3d-printed-cheese-pizza

Researchers have been talking about 3D printing food for a long time, but when NASA decided it was time to find new ways to provide food to astronauts on long trips (like to Mars), 3D printed food became more relevant than ever. As earth’s population continues to grow fast, some people believe 3D printed food is the future of food. I have to admit, it sounds tastier than eating bugs for protein. This 3D printed cheese pizza actually looks pretty good.

It’s clear that in the future, we will no longer have huge grocery stores stocked with everything we could ever want to buy. We’ll have to get more creative about food as it relates to our survival. With over 7 billion people on the planet, and with more people born every day, there really is no other option. 3D printed food sounds good to me, especially when it’s a cheese pizza. According to news station KXAN:

“Powdered ingredients that can keep for years are mixed into individual vessels. A heated plate then receives a square of dough, a layer of sauce, and some cheese topping. Twelve minutes later – voila – an appetizing little pizza.”

The top layer of the printer is what melts the cheese. If NASA is able to send 3D printers into space, they’ll save a ton of room in the spaceship since they won’t have to pack all those boxes of food for the trip. Also, the astronauts would have a much more appealing diet than just eating space food for every meal.

This reminds me of the movie Matrix, and how they talked about the goop they had to eat each day. I’m sure they would have liked to have a 3D printer to make a cheese pizza instead of that juicy oatmeal stuff they ate. If you want to see a 3D printer create even more food, click over here to 3D Printing Industry and watch a printer make some pretty creative looking pancakes. Someday we might all have a food printer in our kitchen. It’s not as far-fetched as you might think.

3D Printed Cheese Pizza Looks Delish

World’s First Quantum Metamaterial Unveiled (TechnologyReview.com)

Quantum isn’t just for abstract theories anymore. It’s now comes in a working “metamaterial” variety.


German researchers have designed, built, and tested the first metamaterial made out of superconducting quantum resonators.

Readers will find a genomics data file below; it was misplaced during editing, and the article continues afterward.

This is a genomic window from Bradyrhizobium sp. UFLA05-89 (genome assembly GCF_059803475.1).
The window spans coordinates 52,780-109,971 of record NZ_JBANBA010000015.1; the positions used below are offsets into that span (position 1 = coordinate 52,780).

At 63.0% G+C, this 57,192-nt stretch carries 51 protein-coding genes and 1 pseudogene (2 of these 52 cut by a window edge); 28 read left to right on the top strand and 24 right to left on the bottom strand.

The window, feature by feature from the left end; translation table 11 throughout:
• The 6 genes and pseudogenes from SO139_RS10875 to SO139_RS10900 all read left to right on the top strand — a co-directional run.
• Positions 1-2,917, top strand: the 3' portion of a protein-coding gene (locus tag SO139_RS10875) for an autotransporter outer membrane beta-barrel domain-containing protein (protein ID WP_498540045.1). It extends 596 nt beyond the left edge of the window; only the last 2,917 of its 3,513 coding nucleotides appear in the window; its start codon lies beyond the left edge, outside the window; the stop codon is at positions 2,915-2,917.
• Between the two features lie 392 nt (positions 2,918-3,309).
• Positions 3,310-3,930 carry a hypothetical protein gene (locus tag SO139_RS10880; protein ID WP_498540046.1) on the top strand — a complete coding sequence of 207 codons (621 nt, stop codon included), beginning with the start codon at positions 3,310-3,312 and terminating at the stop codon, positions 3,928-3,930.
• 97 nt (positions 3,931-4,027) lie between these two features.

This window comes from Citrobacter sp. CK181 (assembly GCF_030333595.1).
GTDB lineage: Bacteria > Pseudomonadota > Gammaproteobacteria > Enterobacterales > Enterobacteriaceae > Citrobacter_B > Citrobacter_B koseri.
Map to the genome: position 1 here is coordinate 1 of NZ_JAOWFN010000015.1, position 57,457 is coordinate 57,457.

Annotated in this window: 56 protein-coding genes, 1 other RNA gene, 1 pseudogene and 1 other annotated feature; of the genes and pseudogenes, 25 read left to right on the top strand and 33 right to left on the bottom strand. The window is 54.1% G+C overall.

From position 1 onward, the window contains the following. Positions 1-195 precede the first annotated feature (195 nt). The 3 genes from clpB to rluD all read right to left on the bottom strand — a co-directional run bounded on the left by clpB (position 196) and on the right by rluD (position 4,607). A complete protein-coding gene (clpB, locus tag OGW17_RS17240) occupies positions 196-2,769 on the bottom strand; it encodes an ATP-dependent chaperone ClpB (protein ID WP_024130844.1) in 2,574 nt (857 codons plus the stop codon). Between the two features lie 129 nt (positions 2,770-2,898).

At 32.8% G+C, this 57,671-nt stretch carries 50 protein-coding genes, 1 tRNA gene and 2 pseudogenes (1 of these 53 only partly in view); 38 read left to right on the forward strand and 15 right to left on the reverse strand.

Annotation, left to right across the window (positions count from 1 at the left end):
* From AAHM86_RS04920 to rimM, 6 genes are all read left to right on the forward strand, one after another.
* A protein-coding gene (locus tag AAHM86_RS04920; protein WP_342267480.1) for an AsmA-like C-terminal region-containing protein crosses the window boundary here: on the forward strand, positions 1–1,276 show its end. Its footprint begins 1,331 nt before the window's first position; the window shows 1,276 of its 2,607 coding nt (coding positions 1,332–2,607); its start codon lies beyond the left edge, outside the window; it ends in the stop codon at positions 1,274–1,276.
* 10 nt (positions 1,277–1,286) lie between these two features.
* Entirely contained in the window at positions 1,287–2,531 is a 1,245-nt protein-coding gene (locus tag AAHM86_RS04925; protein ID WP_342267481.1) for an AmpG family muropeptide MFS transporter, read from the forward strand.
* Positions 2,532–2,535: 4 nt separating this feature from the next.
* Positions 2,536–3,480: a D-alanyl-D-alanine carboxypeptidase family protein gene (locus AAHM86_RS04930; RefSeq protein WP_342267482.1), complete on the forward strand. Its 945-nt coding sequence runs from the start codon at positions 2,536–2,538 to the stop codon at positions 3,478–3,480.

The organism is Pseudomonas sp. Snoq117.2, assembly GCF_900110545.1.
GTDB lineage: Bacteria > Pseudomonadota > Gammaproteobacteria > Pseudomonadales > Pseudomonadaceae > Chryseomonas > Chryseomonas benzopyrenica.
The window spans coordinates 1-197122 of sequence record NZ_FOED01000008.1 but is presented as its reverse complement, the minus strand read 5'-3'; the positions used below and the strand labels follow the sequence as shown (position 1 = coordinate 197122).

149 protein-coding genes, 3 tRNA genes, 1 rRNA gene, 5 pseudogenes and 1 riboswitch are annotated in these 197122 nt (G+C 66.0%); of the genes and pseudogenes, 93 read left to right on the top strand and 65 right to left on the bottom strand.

In recent years, physicists have been excitedly exploring the potential of an entirely new class of materials known as metamaterials. This stuff is built from repeating patterns of sub-wavelength-sized structures that interact with photons, steering them in ways that are impossible with naturally occuring materials.

The first metamaterials were made from split-ring resonators (C-shaped pieces of metal) the size of dimes that were designed to interact with microwaves with a wavelength of a few centimetres. These metamaterials had exotic properties such as a negative refractive index that could bend light “the wrong way”.

But they were far from perfect, not least because the split-ring resonators introduced losses because of their internal resistance.

It doesn’t take much imagination to think of a solution to this problem: use superconducting resonators that have zero internal resistance.

And that’s a good idea in theory. In practice, however, it is hugely challenging. Apart from the obvious difficulty of operating at superconducting temperatures just above absolute zero, the main problem is that superconducting resonators are quantum devices with strange  quantum properties that are fragile and difficult to handle.

In particular, these properties are exponentially sensitive to the physical shape of the resonator. So tiny differences between one resonator and another can lead to huge differences in their resonant frequency.